According to recent study from Ofcom, TikTok is currently the most popular news source for teenagers in the UK across all platforms.
According to the regulator’s News Consumption In The UK 2022/23 report, 12 to 15-year-olds prefer TikTok over any other news source.
According to the statistics, 28% of youngsters use TikTok, which is the most widely used app among young people. YouTube and Instagram, both at 25%, are next.
The BBC still has the biggest reach of any news organisation within this age group when all of its news material across its platforms is considered, with 39% of teens using it.
Following a security review, the UK Government prohibited ministers from using TikTok, a Chinese-owned video-sharing app, on their official cell phones.
In making the decision to forbid the app throughout the Palace of Westminster, the House of Commons and the Lords both cited security considerations.
ByteDance, a Chinese internet business that owns TikTok, claims that it does not share data with China.
Beijing’s intelligence regulations, however, mandate that businesses assist the Communist Party as needed.
There is a significant change in how consumers consume news, according to Nic Newman, senior research associate at the Reuters Institute for the Study of Journalism, and more publications are joining TikTok.
He said: “TikTok, Snapchat, Instagram, the people younger people are listening to tend to be influencers, personalities, they film for a range of reasons – in some instances you have specific news creators, in other cases it’s just personalities, comedians, talking about issues including free school meals.
“In terms of the implications for the industry, one of the things we’ve really seen in the last 12 months is we have publishers who are very reluctant to go into TikTok, but over the last 12 months we’ve seen most major publishers refocus their strategy, partly as otherwise there’s more risk of young people seeing unreliable news.
“That’s more challenging as there’s no business model for TikTok, so it’s very hard.
“It’s just starting to build relationships with young people.
“There’s been surveys that show TikTok is amongst the least trusted platforms, partly as it’s one of the newest.”
He added: “During the war in Ukraine we saw young people going to traditional news brands – but not for very long, it depends what the subject is to some extent.
“Covid was a big change because people were at home and people were talking about Covid on TikTok and people had a bit of time.
“That’s a case of very serious news being carried on TikTok.
“Passions and celebrity news, that’s a big part of what’s going on with the younger people, but there’s also serious news, that’s the wider big shift.”
Teenagers trusted traditional media sources more than their online counterparts, with BBC One/Two receiving 82% of their trust compared to TikTok’s 32%, Instagram’s 38%, Facebook’s 41%, and Snapchat’s 31%. According to Ofcom, Twitter was the exception, receiving a 50% trust rating.
In general, “sports or sports personalities” (23%), “music news or singers” (15%), “celebrities or famous people” (11%), “serious things going on in the UK” (8%) and news about “animals or the environment” (9%), are the news themes that younger adolescents find most interesting.
The ordinary adult is far more likely to obtain news from traditional media sources like TV (47% vs. 70%), radio (25% vs. 40%), and print newspapers (16% vs. 26%) than those between the ages of 16 and 24.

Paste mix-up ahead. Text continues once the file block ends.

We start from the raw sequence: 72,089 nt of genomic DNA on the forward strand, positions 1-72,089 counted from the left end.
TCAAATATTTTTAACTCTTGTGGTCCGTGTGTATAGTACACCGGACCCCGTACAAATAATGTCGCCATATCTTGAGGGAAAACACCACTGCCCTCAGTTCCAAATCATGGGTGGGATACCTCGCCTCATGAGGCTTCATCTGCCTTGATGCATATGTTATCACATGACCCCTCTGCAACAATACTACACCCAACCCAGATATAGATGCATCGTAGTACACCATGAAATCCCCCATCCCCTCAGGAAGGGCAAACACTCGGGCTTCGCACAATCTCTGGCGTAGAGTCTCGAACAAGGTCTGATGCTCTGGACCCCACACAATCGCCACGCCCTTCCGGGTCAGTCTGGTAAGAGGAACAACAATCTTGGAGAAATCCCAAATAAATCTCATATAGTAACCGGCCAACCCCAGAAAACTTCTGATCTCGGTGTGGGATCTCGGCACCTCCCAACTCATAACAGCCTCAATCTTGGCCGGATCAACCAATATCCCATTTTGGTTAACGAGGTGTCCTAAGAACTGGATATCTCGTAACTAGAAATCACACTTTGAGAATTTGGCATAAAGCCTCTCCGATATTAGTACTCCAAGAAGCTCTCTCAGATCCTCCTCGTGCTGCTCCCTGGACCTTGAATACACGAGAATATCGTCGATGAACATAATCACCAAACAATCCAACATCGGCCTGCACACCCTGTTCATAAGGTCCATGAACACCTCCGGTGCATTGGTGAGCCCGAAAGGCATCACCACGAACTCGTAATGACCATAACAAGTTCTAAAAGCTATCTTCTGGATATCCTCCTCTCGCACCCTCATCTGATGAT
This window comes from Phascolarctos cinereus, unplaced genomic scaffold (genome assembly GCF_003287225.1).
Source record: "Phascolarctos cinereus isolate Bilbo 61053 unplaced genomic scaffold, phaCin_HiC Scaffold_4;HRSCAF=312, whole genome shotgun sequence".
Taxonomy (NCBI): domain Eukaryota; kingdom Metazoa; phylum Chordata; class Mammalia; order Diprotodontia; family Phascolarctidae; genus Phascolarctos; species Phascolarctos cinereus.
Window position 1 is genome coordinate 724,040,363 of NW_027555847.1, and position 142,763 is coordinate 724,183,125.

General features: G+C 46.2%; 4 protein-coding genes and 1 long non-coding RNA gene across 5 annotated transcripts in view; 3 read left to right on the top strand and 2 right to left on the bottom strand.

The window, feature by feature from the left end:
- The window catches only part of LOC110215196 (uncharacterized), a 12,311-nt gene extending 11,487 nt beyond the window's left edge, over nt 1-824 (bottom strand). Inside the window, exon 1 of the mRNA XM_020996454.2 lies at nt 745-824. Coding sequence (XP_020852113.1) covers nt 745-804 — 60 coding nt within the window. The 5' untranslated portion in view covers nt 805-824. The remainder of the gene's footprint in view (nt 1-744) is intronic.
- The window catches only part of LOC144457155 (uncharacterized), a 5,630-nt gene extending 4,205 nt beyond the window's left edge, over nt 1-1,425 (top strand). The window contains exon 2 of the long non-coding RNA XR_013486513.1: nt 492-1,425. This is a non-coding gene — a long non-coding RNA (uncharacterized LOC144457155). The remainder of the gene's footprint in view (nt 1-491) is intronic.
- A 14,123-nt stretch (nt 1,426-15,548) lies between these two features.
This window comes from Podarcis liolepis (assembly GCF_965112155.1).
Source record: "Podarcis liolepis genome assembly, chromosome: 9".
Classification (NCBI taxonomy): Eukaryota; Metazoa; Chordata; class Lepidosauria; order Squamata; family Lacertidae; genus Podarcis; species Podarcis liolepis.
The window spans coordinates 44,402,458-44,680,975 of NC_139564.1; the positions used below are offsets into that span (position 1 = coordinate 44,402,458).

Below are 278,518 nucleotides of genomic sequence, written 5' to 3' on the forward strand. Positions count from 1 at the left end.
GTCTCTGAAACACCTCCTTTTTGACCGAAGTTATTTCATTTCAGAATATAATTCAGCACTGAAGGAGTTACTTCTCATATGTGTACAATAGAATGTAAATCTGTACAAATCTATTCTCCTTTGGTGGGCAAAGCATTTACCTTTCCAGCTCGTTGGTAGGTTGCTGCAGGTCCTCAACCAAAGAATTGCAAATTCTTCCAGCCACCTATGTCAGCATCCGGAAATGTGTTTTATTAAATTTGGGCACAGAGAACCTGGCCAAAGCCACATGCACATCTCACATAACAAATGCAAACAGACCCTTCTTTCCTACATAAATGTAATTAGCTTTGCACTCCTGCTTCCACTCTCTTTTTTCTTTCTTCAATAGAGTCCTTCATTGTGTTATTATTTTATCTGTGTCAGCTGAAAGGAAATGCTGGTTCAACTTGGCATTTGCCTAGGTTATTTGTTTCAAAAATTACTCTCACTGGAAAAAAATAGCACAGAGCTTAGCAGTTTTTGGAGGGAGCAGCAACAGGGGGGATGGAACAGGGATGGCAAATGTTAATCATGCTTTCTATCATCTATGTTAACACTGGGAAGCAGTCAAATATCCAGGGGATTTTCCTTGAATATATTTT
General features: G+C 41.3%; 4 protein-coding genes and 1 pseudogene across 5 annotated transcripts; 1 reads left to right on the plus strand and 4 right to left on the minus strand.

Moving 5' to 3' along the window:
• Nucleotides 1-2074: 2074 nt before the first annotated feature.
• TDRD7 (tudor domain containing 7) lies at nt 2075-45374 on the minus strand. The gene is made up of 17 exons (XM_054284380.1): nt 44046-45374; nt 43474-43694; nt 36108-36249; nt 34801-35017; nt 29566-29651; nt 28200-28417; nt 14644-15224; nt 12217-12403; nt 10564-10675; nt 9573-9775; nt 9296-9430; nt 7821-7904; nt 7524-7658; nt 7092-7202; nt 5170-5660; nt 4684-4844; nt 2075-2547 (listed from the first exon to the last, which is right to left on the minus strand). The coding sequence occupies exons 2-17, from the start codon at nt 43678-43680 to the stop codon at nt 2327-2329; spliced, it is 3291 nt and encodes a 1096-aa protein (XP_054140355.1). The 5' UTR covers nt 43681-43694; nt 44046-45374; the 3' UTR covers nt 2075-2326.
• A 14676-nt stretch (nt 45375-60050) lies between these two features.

The top five most popular news sources among 16 to 24 year olds are dominated by social media sites. The most popular news source is Instagram, which receives 44% of all news usage, followed by Facebook (33%), Twitter (31%), and TikTok (29%). BBC One is the only conventional media outlet to appear in the top five, coming in at joint second with 33%.
However, according to data from Ofcom, broadcast television news continues to be utilised by adults in the UK at a rate of 70%, increasing to 75% when broadcast video on-demand news programming is taken into account.
ITV is the second most popular news source overall, coming in at 34%, behind BBC One at 49%, despite both networks experiencing gradual reductions over the past five years, going from 62% and 41% respectively.
Facebook, the third most popular news source among adults, is also beginning to experience a dip, falling from 33% to 30% during the same time frame.
One in ten adults said they use TikTok to stay up to date on the latest news, beating BBC Radio 1 and Channel 5 (both at 8%) for the first time as popular sources of news for adults.
For celebrity news, TikTok and Instagram are particularly well-liked among adults (55% and 53%, respectively). With 61% of adults choosing Twitter for breaking news and 45% choosing Facebook for political news, local news is most frequently found on Facebook (59%).
Users of the platforms give social media news a lower rating for trust, impartiality, and accuracy than they do for more established news sources, but they give it a moderately positive rating for “offers a range of opinions,” “helps me understand what’s going on in the world today,” and being “important to me personally.”
In comparison to all adults, one in ten (16%) 16 to 24 year olds say they don’t read any news.
With the overall reach of major news companies being supplemented by their digital platforms, print newspaper reach has been declining for a while. However, according to the most current data from Ofcom, print newspaper reach was stable between 2022 and 2023.
Just over 25% of respondents (26%) used print newspapers to access news; when including their online platforms, that number rose to 39%.
The most widely read print and digital news publications overall were The Daily Mail/Mail on Sunday and The Guardian/Observer.